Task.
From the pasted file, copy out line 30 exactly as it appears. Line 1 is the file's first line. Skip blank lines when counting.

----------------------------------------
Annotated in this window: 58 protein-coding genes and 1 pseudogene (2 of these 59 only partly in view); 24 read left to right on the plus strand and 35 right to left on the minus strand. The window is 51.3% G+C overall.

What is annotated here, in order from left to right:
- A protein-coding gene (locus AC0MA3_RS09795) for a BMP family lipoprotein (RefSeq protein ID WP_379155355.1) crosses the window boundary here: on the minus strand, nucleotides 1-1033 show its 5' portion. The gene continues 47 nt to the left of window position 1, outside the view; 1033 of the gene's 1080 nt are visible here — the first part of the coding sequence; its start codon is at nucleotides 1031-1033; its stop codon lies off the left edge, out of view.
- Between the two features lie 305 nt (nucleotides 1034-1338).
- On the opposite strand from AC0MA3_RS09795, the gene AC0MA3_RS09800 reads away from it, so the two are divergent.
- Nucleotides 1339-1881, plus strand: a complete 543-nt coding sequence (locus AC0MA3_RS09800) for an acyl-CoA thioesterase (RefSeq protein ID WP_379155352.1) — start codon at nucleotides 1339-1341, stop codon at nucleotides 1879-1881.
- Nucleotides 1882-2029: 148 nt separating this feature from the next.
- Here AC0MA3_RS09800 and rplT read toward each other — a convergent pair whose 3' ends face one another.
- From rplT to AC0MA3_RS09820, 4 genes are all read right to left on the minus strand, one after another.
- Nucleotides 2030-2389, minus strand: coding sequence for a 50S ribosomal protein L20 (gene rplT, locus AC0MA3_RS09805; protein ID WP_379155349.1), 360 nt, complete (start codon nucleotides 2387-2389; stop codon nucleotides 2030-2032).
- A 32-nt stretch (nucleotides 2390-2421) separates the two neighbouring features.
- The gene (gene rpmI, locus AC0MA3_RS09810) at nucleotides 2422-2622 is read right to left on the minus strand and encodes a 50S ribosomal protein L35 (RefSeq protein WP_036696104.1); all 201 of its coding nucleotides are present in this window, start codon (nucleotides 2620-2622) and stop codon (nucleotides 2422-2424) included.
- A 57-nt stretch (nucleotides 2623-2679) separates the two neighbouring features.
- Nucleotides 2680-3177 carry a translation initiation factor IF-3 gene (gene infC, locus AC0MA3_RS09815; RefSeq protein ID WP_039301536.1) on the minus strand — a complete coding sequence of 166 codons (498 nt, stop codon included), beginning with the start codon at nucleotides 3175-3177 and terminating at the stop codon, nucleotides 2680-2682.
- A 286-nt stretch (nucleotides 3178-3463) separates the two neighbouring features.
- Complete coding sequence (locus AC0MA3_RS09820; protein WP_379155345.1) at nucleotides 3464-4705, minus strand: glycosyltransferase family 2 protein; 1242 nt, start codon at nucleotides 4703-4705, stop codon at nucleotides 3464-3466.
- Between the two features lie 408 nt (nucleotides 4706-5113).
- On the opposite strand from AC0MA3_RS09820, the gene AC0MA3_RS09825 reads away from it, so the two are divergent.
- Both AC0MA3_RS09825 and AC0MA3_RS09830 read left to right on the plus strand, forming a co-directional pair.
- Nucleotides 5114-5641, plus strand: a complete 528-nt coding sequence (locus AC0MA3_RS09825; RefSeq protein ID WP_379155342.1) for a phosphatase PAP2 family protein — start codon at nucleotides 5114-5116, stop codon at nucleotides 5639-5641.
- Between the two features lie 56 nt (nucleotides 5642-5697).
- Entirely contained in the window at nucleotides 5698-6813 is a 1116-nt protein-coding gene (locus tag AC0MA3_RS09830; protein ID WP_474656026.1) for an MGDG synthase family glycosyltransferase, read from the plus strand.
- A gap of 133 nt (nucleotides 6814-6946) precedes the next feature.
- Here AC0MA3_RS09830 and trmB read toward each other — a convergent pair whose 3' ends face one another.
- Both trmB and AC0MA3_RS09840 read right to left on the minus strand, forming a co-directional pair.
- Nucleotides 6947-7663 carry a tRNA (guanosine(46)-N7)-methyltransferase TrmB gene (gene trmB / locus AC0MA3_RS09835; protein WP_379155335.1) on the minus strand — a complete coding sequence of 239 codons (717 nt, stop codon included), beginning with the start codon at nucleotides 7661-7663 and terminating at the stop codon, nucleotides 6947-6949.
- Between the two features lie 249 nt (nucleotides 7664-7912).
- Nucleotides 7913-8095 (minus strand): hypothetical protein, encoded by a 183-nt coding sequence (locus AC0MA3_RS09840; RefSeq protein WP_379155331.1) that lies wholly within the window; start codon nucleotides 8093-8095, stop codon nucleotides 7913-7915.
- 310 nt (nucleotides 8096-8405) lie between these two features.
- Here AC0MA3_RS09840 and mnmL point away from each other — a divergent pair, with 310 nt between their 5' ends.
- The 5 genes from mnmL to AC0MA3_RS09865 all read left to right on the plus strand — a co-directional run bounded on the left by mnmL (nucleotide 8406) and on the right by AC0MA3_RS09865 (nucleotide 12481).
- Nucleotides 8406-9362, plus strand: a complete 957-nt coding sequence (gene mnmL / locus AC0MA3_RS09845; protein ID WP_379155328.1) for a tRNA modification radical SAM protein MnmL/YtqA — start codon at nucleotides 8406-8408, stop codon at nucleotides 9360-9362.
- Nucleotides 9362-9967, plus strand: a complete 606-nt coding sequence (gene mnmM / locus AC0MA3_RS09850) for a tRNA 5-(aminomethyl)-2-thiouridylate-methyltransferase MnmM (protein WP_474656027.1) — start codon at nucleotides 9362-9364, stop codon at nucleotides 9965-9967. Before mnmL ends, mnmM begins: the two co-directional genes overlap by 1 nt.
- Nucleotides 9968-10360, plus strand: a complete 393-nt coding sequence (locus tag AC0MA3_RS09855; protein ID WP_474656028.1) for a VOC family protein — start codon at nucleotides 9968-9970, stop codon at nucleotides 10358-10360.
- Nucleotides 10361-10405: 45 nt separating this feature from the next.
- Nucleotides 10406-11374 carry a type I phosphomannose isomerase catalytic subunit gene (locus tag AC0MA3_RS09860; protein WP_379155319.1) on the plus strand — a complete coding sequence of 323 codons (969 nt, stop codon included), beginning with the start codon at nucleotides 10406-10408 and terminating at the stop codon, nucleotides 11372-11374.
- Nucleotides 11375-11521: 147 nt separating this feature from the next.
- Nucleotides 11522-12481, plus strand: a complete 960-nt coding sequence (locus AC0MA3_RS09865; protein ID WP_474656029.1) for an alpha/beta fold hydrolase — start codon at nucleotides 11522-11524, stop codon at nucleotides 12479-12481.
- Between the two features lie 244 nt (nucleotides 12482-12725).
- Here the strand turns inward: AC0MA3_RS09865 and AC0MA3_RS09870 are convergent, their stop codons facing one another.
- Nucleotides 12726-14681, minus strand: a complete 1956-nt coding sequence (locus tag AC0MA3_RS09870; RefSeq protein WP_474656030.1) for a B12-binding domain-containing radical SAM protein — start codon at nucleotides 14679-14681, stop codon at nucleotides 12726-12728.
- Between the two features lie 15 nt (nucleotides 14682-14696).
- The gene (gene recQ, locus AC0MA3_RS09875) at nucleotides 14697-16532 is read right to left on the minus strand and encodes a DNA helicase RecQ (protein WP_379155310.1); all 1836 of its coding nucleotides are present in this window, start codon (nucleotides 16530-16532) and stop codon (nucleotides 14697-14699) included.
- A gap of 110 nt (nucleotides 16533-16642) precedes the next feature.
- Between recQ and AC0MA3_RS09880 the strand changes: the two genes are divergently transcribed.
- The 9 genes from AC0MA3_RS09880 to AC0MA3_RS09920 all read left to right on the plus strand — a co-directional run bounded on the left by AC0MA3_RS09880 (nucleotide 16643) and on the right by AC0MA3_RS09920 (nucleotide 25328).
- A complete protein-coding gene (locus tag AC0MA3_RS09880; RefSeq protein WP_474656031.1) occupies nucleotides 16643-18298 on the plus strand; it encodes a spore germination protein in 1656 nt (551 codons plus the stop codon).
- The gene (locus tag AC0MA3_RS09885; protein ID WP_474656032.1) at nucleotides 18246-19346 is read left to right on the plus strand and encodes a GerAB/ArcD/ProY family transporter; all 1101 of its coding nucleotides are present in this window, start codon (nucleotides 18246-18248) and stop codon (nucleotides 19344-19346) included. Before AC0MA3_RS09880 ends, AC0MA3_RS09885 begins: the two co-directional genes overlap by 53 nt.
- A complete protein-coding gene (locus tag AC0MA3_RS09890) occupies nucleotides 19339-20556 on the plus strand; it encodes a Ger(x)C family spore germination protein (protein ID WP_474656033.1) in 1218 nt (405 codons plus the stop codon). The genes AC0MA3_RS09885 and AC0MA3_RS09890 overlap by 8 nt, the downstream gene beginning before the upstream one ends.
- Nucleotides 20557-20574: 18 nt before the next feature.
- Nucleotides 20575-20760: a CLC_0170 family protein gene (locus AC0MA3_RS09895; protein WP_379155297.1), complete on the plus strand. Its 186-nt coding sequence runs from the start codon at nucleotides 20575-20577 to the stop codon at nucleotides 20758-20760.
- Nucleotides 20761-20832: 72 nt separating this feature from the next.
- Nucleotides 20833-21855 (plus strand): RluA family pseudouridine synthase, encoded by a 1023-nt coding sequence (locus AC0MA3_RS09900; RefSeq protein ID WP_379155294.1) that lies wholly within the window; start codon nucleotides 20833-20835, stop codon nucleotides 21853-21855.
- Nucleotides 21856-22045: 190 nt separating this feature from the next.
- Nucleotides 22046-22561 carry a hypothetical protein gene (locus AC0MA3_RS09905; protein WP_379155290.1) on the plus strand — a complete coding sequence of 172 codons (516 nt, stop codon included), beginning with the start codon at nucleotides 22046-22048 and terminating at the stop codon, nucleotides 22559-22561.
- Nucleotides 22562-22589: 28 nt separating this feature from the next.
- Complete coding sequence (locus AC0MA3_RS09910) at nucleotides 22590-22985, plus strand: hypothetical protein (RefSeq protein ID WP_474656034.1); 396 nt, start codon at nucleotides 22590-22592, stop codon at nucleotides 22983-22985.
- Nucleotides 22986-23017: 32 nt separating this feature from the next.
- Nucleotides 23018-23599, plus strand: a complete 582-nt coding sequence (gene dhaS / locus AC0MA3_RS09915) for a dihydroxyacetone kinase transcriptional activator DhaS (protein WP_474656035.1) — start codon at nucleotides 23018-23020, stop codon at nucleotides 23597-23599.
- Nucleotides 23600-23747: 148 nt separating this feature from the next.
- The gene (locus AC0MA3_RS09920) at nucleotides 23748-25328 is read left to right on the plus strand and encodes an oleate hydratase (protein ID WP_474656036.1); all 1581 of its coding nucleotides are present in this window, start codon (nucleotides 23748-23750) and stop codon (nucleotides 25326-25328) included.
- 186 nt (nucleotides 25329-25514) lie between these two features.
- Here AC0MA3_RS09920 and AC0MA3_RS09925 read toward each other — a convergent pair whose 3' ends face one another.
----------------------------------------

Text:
- Here AC0MA3_RS09840 and mnmL point away from each other — a divergent pair, with 310 nt between their 5' ends.